Pope Francis held 15 minutes of talks yesterday with Burma’s military chief at the start of a visit to a majority-Buddhist country.
The pontiff will also visit Bangladesh, where more than 620,000 Rohingya have fled to escape what Amnesty International has dubbed “crimes against humanity”.
A Vatican spokesman reported that “they discussed the great responsibility of authorities of the country in this time of transition” which seems like diplomat-speak for the probability that the Pope raised the genocide of the Rohingya with the general.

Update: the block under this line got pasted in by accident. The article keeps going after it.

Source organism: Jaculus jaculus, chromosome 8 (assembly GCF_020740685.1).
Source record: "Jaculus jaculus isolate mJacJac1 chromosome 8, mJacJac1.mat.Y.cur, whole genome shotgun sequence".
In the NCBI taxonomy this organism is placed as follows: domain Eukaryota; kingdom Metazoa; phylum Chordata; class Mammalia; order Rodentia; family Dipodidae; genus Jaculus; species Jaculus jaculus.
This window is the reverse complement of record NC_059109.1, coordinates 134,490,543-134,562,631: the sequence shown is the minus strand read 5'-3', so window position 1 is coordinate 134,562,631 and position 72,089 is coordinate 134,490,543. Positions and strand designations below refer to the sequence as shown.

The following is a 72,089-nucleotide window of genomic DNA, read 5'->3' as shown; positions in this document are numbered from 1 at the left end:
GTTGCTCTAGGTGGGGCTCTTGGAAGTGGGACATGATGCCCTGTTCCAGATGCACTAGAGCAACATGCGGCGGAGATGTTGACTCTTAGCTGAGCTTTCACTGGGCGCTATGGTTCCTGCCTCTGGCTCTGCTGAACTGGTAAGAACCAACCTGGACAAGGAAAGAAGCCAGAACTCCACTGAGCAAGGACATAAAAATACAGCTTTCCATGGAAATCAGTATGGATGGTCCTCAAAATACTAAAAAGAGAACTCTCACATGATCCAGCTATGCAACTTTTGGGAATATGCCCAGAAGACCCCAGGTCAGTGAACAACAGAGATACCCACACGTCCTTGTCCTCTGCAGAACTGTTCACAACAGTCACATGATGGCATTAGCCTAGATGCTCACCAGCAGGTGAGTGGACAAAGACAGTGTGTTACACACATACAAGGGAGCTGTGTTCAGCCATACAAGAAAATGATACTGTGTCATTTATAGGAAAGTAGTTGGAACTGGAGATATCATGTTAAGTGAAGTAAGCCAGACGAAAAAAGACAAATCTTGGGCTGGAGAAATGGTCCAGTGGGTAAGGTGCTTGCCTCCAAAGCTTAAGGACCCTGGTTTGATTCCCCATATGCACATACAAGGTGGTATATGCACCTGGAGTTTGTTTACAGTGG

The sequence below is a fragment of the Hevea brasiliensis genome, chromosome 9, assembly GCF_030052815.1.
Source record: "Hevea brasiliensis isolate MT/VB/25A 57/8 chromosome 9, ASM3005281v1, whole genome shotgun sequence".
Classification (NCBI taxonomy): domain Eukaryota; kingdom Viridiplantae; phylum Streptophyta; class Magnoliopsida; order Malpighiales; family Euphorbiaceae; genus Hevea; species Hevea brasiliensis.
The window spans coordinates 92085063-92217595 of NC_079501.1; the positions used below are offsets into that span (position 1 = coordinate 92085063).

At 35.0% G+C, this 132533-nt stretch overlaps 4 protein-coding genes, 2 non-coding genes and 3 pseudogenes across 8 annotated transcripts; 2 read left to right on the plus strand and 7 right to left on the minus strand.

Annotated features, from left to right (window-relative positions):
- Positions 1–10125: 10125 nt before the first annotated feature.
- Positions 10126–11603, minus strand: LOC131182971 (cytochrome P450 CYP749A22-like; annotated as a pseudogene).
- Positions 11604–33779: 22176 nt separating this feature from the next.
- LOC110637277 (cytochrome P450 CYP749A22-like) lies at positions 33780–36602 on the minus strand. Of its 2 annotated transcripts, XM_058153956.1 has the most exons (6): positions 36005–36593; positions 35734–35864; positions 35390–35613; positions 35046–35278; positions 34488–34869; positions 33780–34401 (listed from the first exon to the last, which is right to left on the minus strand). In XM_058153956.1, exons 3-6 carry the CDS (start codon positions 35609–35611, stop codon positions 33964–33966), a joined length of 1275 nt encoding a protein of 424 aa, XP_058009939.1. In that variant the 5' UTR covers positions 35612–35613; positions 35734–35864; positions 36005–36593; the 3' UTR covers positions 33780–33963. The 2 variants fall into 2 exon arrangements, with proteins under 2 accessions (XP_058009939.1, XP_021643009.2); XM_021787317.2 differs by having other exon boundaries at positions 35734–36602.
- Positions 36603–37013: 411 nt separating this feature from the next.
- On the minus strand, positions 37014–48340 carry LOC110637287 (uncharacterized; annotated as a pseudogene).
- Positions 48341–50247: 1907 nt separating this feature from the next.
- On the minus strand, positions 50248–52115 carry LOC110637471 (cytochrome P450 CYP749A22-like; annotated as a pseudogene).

There are only 700,000 Catholics in Burma’s population of 51m so the Rohingya can only hope his influence is disproportionate.
The Pope is expected to visit Ireland next autumn and there are many subjects he might address — homelessness, climate change, white-collar crime or even our bad-neighbour status as a tax haven.
That his predecessors and their local Church were so slow to address these moral matters is one of the reasons he may not be as influential in Ireland or in Burma as many would like.
Silence is indeed golden but it is also costly.
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